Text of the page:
It hadn't escaped my attention, and several of you mentioned it in comments on The Winter of 1963 post, that February 11th was the fiftieth anniversary of the death of Sylvia Plath. I am remembering birthdays rather than deathdays in my 'On This Day...' feature on here through the year so I plumped for a Roger Deakin celebration of life instead, whilst never forgetting Sylvia too of course.
The Canadian author Margaret Laurence also found herself exiled and alone with young children, living in Hampstead in London in that February of 1963. Rewriting The Stone Angel and walking children to and fro to school for fear they would get lost in the fog, Margaret Laurence is stunned by the news and recalls her reaction in her memoir Dance on the Earth...
'It was not a terribly pleasant time, particularly since the English are totally unprepared for large quantities of snow... it took me a while to discover that if you lit the gas oven and opened the oven door, you could at least be warm in the kitchen. One cold day I went down to the local shop to buy the Hampstead and Highgate Express. I took the paper home and was stunned by what I saw. Sylvia Plath, the poet, who had been living in Primrose Grove in Hampstead... had killed herself. I read it but could hardly believe it, I was living in the same area, also in a crummy flat, also separated from my husband... I had never met Sylvia Plath, but I could only mourn for her and for her children...'
Ted and I - A Brother's Memoir by Gerald Hughes was my Boxing Day reading, a Christmas gift from Bookhound. It was pure luck that I even knew of the book's existence, a chance glance at a mention in the press perhaps, or maybe a comment on the radio, I'm not sure, but I have a shelf groaning under the weight of all books Ted and Sylvia and I am always keen to read new perspectives.
In many ways the quiet arrival of Ted and I here, published by The Robson Press who would probably be wanting to hear that I had picked it up via a blaze of publicity, is entirely suited to the quiet and reflective nature of the book. Readers seeking sensational insider gossip or scandal about Ted and Sylvia will be disappointed; that is not within the remit of a loving and caring brother, and those are the powerful sentiments that came across as I read. The book is clearly a venture that has received the family's blessing too. Carol Hughes helped willingly and provided extra material, Ted and Gerald's sister Olwyn jogged memories and offered encouragement, and Frieda, Ted and Sylvia's daughter, not only suggested the book but has also written the foreword...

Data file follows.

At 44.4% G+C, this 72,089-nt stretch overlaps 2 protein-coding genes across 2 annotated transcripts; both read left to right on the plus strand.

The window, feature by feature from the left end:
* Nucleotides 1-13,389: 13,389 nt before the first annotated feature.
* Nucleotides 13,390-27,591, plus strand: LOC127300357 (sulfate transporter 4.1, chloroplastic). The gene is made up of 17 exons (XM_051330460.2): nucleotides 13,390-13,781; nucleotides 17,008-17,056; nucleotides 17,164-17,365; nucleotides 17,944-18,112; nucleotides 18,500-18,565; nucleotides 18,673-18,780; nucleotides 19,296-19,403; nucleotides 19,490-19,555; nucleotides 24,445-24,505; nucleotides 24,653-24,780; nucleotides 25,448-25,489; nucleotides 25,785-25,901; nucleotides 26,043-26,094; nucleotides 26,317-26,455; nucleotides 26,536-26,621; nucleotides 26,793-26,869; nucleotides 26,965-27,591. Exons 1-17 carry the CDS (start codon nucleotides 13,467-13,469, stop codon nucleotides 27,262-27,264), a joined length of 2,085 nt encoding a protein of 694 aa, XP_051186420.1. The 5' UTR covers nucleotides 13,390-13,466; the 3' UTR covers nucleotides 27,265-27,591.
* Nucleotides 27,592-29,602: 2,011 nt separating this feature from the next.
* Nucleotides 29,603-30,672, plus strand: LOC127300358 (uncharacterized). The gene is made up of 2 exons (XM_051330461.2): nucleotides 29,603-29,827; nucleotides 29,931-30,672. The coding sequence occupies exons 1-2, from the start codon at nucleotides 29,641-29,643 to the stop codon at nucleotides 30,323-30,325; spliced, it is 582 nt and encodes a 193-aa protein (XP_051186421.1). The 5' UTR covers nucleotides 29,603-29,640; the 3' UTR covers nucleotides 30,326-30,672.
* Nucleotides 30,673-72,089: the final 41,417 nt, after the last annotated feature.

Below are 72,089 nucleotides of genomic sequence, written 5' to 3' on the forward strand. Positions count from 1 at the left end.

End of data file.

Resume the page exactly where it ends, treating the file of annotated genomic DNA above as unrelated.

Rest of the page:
' He [Gerald] has always been an important figure in my life because he was a hugely important figure on the life of my father...'
In her foreword Frieda pinpoints the importance of recording information like this within any family...
'I only wish that I remembered more, but children rarely think of asking their older family members about their lives and experiences because they believe there is always tomorrow and that their parents will somehow always be there.'
Growing up together in Hebden Bridge in Yorkshire, it is their mother Edith who ensures that her sons both embrace her love of walking and the countryside around their moorland home. The boys would go camping together, and out on early morning hunting trips in the Calder valley before school, and Gerald recounts some wonderful personal memories of the sort that only brothers can remember, and indeed over which the two of them would often reminisce in later years.
Cousin Glenys however probably never forgot the day Ted dropped a mouse down the back of her dress.
Shooting rabbits, fishing and keeping the tiddlers in a jar only for them to die (we lived on the banks of the River Wandle and our sticklebacks always did likewise), kite-flying, sledging in the snow, sketching, and piano lessons. The latter probably a mother's attempt to civilize her lads and embed a little culture in amongst the obsession with the BSA air rifle and skinning moles, and looking back I can see I did something similar by sending a seven-year old Gamekeeper off to violin lessons.